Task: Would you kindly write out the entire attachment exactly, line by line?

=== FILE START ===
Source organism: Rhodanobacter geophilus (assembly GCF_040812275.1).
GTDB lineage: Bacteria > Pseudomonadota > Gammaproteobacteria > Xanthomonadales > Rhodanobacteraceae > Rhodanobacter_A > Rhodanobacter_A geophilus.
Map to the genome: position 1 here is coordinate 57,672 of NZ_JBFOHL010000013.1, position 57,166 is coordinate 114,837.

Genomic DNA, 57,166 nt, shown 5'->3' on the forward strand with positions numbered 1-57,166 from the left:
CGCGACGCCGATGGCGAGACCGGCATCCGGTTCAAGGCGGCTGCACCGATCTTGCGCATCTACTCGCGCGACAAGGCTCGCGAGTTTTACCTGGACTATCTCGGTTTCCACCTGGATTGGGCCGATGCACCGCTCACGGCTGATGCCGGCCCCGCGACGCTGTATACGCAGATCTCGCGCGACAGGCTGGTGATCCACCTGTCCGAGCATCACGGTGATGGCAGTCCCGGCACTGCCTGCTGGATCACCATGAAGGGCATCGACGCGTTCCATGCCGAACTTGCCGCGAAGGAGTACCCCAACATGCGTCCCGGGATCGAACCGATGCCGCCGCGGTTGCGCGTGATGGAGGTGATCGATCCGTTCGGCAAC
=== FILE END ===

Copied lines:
Source organism: Rhodanobacter geophilus (assembly GCF_040812275.1).
GTDB lineage: Bacteria > Pseudomonadota > Gammaproteobacteria > Xanthomonadales > Rhodanobacteraceae > Rhodanobacter_A > Rhodanobacter_A geophilus.
Map to the genome: position 1 here is coordinate 57,672 of NZ_JBFOHL010000013.1, position 57,166 is coordinate 114,837.

Genomic DNA, 57,166 nt, shown 5'->3' on the forward strand with positions numbered 1-57,166 from the left:
CGCGACGCCGATGGCGAGACCGGCATCCGGTTCAAGGCGGCTGCACCGATCTTGCGCATCTACTCGCGCGACAAGGCTCGCGAGTTTTACCTGGACTATCTCGGTTTCCACCTGGATTGGGCCGATGCACCGCTCACGGCTGATGCCGGCCCCGCGACGCTGTATACGCAGATCTCGCGCGACAGGCTGGTGATCCACCTGTCCGAGCATCACGGTGATGGCAGTCCCGGCACTGCCTGCTGGATCACCATGAAGGGCATCGACGCGTTCCATGCCGAACTTGCCGCGAAGGAGTACCCCAACATGCGTCCCGGGATCGAACCGATGCCGCCGCGGTTGCGCGTGATGGAGGTGATCGATCCGTTCGGCAAC